He was in regular contact with Raymond Chan, then at Building and Safety, and scheduled several meetings with real estate developers or about development, according to a report by the Los Angeles Times.

Councilman Jose Huizar, right, with Mayor Eric Garcetti, left. Courtesy of Jose Huizar.
Jose Huizar, right, with Mayor Eric Garcetti, left. Courtesy of Jose Huizar.

Garcetti’s Ambitions

The expansive investigation could not come at a worse time for the mayor. Garcetti has invested hundreds of days traveling outside of California to key Democratic primary states Iowa, New Hampshire and South Carolina for more than a year. He is weighing a run for president in 2020.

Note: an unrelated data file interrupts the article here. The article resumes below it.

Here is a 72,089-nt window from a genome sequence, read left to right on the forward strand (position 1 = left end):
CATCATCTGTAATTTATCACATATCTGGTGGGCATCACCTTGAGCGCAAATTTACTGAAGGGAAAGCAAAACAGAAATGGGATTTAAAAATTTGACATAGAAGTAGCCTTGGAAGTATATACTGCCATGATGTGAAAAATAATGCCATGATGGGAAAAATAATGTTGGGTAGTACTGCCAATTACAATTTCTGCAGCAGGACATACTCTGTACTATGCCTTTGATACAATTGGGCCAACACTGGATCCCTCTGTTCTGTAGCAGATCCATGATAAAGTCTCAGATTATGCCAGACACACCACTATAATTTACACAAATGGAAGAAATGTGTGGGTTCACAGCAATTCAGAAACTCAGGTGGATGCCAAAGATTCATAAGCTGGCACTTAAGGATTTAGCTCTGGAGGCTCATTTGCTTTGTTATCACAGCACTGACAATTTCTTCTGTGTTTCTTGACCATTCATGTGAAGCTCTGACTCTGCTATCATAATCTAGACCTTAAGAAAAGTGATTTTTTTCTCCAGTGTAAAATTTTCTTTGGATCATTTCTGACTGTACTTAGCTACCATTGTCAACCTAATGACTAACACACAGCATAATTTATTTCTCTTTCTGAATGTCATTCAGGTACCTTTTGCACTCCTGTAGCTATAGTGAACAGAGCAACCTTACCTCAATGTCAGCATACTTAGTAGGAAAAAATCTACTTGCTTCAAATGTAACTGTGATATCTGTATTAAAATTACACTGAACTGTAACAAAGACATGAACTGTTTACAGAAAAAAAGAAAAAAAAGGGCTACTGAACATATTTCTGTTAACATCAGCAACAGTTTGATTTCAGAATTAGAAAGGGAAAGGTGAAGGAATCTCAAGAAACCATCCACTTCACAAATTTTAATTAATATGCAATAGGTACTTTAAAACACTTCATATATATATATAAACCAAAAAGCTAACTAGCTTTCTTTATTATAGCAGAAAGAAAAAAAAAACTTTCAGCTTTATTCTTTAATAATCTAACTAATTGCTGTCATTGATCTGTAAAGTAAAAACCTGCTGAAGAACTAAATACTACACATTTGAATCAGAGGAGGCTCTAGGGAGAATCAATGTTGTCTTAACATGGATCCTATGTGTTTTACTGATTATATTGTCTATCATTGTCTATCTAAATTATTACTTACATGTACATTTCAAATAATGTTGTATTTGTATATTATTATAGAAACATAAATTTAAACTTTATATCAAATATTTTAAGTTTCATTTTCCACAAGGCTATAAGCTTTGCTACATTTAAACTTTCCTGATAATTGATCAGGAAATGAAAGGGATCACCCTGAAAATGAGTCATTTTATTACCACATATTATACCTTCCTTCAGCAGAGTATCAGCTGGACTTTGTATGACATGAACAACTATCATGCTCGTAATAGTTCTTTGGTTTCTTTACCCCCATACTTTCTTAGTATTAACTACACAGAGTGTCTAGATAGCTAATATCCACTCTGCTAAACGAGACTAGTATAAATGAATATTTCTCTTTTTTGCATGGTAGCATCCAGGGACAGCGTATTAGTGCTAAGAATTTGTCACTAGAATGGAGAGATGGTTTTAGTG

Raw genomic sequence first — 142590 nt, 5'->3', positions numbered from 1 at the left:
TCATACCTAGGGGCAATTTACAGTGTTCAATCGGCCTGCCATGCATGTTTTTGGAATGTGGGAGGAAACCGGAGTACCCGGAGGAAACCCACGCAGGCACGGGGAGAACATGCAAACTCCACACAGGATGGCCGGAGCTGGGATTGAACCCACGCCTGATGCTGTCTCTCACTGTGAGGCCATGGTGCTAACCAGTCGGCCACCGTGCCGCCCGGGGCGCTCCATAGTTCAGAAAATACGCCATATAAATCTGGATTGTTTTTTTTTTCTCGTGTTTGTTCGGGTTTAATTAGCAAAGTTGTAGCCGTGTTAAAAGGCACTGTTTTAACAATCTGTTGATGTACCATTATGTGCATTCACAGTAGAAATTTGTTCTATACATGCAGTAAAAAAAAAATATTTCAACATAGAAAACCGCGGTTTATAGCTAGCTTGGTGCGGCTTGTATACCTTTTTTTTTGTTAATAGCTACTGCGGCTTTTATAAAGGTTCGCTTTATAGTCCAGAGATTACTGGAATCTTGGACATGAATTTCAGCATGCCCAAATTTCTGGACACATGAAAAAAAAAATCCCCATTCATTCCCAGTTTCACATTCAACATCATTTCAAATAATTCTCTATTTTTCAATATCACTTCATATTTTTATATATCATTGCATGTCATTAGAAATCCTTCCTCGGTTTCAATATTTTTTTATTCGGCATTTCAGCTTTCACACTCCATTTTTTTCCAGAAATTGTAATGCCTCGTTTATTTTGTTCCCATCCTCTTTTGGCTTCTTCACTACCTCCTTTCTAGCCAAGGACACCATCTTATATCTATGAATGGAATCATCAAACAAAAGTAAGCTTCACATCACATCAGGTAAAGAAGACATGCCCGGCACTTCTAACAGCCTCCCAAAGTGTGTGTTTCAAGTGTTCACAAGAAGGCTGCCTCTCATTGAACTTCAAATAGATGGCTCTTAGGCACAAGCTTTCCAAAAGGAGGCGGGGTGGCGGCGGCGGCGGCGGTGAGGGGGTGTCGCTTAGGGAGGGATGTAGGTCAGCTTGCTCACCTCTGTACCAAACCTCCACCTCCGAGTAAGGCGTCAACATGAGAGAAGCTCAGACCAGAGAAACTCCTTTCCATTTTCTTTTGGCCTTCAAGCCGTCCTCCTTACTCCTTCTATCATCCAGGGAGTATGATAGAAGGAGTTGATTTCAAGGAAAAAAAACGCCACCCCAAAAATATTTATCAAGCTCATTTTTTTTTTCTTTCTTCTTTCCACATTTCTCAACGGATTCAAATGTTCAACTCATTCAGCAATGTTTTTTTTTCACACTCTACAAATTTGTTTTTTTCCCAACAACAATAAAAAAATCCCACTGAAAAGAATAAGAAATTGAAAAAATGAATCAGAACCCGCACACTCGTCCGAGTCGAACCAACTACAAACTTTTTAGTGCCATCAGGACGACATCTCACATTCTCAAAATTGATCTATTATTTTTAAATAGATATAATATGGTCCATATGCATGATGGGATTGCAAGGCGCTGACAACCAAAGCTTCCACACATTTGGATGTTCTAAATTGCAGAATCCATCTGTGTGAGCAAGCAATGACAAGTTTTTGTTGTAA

If he does try for the White House, he would likely face questions about the corruption probe on any campaign trail. Although, the mayor did work up some good will from his role in helping to resolve the six-day teachers strike this week.

Agents also served a warrant on Google back in July, seeking information from a private email account for Raymond Chan, former deputy mayor for economic development in 2016 and 2017 under Garcetti. From 1987, Chan had worked his up at the city’s Department of Building and Safety. Garcetti had promoted him as the department’s top executive before he appointed him to deputy mayor.

It is important to note that the federal warrant does list specific evidence of criminal activity or even wrong doing by any of the people named in the document. The warrant also doesn’t indicate there is any evidence discovered in Chan’s email account.

RELATED: Jose Huizar Warrant Reveals FBI Is Looking Into Garcetti's Former Deputy Mayor, Councilman Curren Price

Stay in touch

Sign up for our free newsletter

More from L.A. TACO